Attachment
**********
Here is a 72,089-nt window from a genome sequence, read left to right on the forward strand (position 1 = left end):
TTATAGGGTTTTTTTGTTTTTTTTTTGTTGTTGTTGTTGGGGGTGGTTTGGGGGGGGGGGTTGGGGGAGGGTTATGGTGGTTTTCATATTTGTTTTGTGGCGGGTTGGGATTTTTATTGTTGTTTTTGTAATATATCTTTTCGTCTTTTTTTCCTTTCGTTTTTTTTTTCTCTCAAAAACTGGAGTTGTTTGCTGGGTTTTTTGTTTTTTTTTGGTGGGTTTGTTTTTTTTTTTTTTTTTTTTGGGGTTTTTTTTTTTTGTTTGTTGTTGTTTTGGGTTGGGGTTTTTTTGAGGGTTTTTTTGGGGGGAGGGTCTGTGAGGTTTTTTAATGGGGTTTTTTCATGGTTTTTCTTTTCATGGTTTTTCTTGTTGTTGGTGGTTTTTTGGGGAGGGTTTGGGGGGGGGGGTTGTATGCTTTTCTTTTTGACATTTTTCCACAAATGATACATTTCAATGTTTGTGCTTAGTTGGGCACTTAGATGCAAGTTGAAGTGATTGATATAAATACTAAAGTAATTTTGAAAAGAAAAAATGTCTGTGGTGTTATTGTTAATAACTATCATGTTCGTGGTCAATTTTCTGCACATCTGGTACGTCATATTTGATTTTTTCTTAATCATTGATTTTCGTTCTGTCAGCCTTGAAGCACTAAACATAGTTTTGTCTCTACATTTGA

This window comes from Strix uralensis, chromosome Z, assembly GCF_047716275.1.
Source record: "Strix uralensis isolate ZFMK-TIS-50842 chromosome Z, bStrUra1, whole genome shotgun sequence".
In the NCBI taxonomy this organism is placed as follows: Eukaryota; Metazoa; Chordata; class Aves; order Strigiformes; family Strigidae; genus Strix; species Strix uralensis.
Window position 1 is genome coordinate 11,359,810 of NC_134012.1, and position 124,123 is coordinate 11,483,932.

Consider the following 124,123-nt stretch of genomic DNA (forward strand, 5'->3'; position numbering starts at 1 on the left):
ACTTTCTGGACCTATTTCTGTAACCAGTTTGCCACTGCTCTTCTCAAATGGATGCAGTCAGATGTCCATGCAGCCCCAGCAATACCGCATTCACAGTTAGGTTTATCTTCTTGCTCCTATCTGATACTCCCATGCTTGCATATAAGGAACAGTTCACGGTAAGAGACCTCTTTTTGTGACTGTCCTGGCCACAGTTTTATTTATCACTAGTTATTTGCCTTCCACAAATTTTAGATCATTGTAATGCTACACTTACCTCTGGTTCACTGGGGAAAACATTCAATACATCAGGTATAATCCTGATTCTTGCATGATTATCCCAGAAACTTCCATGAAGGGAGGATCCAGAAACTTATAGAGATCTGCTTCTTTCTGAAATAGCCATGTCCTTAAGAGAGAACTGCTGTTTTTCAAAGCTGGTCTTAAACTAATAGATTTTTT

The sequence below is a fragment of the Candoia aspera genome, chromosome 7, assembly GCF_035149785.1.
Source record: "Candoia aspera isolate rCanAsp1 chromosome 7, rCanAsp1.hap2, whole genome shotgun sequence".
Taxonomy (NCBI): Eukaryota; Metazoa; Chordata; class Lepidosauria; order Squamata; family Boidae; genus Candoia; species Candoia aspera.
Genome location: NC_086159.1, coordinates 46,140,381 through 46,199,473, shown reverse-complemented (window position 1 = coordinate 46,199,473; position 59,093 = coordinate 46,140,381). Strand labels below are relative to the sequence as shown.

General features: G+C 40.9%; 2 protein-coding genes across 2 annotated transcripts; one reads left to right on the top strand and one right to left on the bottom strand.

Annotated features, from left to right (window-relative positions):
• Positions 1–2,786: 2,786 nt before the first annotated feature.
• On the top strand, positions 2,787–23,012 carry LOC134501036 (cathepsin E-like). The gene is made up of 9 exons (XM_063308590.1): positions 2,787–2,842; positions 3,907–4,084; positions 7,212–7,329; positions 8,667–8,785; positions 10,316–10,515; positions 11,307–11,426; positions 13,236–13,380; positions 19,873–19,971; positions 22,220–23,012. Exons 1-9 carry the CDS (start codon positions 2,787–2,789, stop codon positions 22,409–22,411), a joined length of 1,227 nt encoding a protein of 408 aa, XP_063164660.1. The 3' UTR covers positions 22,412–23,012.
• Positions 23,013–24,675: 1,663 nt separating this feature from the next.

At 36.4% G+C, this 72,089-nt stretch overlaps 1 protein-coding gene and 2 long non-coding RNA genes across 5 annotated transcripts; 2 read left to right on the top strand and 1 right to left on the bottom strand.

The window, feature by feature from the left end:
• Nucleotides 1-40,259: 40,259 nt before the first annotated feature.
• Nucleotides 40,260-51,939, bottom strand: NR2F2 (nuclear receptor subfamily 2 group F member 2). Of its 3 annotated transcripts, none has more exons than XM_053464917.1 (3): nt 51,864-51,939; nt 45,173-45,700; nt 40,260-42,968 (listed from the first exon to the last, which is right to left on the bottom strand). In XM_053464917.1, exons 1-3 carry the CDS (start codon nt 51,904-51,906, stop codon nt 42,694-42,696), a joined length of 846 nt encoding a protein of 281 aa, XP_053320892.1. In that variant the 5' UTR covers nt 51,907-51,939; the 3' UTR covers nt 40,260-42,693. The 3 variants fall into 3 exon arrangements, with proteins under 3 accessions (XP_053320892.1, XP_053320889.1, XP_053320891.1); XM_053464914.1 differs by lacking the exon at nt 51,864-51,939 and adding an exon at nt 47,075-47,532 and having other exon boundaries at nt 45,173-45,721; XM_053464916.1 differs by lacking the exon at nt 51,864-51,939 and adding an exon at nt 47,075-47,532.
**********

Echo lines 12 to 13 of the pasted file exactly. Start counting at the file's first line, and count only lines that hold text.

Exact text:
Genome location: NC_086159.1, coordinates 46,140,381 through 46,199,473, shown reverse-complemented (window position 1 = coordinate 46,199,473; position 59,093 = coordinate 46,140,381). Strand labels below are relative to the sequence as shown.

General features: G+C 40.9%; 2 protein-coding genes across 2 annotated transcripts; one reads left to right on the top strand and one right to left on the bottom strand.